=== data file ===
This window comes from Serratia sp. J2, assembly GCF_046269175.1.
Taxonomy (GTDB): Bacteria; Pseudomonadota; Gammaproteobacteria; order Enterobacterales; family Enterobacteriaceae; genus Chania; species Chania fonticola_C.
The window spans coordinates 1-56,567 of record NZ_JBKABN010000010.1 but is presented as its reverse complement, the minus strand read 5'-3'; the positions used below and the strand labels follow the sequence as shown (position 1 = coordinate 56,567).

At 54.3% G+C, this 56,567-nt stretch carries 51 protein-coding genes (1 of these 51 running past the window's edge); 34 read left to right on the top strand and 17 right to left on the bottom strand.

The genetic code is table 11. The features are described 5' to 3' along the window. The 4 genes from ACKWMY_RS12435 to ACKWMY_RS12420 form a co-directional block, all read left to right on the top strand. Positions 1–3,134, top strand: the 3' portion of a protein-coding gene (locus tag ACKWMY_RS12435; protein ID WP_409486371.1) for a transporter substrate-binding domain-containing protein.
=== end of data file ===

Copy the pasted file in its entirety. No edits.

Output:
This window comes from Serratia sp. J2, assembly GCF_046269175.1.
Taxonomy (GTDB): Bacteria; Pseudomonadota; Gammaproteobacteria; order Enterobacterales; family Enterobacteriaceae; genus Chania; species Chania fonticola_C.
The window spans coordinates 1-56,567 of record NZ_JBKABN010000010.1 but is presented as its reverse complement, the minus strand read 5'-3'; the positions used below and the strand labels follow the sequence as shown (position 1 = coordinate 56,567).

At 54.3% G+C, this 56,567-nt stretch carries 51 protein-coding genes (1 of these 51 running past the window's edge); 34 read left to right on the top strand and 17 right to left on the bottom strand.

The genetic code is table 11. The features are described 5' to 3' along the window. The 4 genes from ACKWMY_RS12435 to ACKWMY_RS12420 form a co-directional block, all read left to right on the top strand. Positions 1–3,134, top strand: the 3' portion of a protein-coding gene (locus tag ACKWMY_RS12435; protein ID WP_409486371.1) for a transporter substrate-binding domain-containing protein.